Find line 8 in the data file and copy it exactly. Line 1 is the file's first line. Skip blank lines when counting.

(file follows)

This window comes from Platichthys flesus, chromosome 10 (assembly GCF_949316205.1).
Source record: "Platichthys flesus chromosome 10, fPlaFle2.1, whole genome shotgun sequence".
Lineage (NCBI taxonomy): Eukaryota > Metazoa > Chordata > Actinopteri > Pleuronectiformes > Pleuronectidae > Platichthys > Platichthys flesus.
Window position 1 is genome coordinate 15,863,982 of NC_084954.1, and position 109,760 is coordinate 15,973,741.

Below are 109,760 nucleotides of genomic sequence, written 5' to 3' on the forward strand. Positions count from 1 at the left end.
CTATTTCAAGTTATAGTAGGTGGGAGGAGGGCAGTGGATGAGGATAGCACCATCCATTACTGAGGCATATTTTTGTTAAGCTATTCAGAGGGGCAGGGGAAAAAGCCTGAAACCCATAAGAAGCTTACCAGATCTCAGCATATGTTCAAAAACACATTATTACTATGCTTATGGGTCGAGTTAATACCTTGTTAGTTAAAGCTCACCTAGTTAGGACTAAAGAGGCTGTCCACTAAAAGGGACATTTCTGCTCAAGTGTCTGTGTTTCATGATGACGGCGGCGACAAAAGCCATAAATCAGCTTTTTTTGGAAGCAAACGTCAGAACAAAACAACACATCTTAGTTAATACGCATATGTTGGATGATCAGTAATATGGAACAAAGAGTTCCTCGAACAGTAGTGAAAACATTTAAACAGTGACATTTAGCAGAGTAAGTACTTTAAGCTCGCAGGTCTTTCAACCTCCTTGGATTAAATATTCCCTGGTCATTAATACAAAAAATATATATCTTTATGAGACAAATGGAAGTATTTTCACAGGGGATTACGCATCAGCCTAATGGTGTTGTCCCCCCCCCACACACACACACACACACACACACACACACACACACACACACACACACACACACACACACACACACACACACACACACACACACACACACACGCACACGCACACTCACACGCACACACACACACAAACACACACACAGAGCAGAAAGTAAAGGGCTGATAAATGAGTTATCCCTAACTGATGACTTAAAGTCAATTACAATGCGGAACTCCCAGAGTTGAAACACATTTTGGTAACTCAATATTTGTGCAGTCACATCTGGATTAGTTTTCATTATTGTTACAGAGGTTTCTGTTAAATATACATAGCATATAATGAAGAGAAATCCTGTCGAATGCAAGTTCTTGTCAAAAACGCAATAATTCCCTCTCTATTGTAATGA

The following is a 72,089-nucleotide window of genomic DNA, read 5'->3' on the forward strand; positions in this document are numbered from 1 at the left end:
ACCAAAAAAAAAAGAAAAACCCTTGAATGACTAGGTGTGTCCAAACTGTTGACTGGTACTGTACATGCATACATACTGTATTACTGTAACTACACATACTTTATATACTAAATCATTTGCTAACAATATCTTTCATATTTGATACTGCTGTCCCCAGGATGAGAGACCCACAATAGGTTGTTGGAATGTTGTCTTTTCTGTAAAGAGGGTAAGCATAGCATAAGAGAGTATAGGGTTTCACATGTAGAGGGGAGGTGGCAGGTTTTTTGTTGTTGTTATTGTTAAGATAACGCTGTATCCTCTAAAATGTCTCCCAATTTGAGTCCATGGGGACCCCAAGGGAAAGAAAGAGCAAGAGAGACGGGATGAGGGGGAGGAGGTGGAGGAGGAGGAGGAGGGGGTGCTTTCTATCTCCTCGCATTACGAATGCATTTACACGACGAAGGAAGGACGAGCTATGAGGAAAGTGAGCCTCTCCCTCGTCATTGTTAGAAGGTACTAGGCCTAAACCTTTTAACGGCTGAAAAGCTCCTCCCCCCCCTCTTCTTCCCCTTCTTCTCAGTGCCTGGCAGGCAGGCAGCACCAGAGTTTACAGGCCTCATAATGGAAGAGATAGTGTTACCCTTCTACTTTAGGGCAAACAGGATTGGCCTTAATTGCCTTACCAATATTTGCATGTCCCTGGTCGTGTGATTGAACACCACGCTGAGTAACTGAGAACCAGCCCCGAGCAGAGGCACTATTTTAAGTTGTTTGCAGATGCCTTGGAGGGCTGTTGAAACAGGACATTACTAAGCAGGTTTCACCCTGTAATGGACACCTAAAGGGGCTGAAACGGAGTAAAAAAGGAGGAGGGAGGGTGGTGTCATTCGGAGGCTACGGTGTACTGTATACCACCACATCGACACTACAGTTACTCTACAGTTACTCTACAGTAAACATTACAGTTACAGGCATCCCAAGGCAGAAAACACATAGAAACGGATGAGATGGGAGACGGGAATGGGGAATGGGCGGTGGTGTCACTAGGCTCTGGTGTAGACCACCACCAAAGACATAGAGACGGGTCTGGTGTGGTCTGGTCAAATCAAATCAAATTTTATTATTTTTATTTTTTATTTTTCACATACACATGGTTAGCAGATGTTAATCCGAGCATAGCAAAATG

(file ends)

ACCAAAAAAAAAAGAAAAACCCTTGAATGACTAGGTGTGTCCAAACTGTTGACTGGTACTGTACATGCATACATACTGTATTACTGTAACTACACATACTTTATATACTAAATCATTTGCTAACAATATCTTTCATATTTGATACTGCTGTCCCCAGGATGAGAGACCCACAATAGGTTGTTGGAATGTTGTCTTTTCTGTAAAGAGGGTAAGCATAGCATAAGAGAGTATAGGGTTTCACATGTAGAGGGGAGGTGGCAGGTTTTTTGTTGTTGTTATTGTTAAGATAACGCTGTATCCTCTAAAATGTCTCCCAATTTGAGTCCATGGGGACCCCAAGGGAAAGAAAGAGCAAGAGAGACGGGATGAGGGGGAGGAGGTGGAGGAGGAGGAGGAGGGGGTGCTTTCTATCTCCTCGCATTACGAATGCATTTACACGACGAAGGAAGGACGAGCTATGAGGAAAGTGAGCCTCTCCCTCGTCATTGTTAGAAGGTACTAGGCCTAAACCTTTTAACGGCTGAAAAGCTCCTCCCCCCCCTCTTCTTCCCCTTCTTCTCAGTGCCTGGCAGGCAGGCAGCACCAGAGTTTACAGGCCTCATAATGGAAGAGATAGTGTTACCCTTCTACTTTAGGGCAAACAGGATTGGCCTTAATTGCCTTACCAATATTTGCATGTCCCTGGTCGTGTGATTGAACACCACGCTGAGTAACTGAGAACCAGCCCCGAGCAGAGGCACTATTTTAAGTTGTTTGCAGATGCCTTGGAGGGCTGTTGAAACAGGACATTACTAAGCAGGTTTCACCCTGTAATGGACACCTAAAGGGGCTGAAACGGAGTAAAAAAGGAGGAGGGAGGGTGGTGTCATTCGGAGGCTACGGTGTACTGTATACCACCACATCGACACTACAGTTACTCTACAGTTACTCTACAGTAAACATTACAGTTACAGGCATCCCAAGGCAGAAAACACATAGAAACGGATGAGATGGGAGACGGGAATGGGGAATGGGCGGTGGTGTCACTAGGCTCTGGTGTAGACCACCACCAAAGACATAGAGACGGGTCTGGTGTGGTCTGGTCAAATCAAATCAAATTTTATTATTTTTATTTTTTATTTTTCACATACACATGGTTAGCAGATGTTAATCCGAGCATAGCAAAATG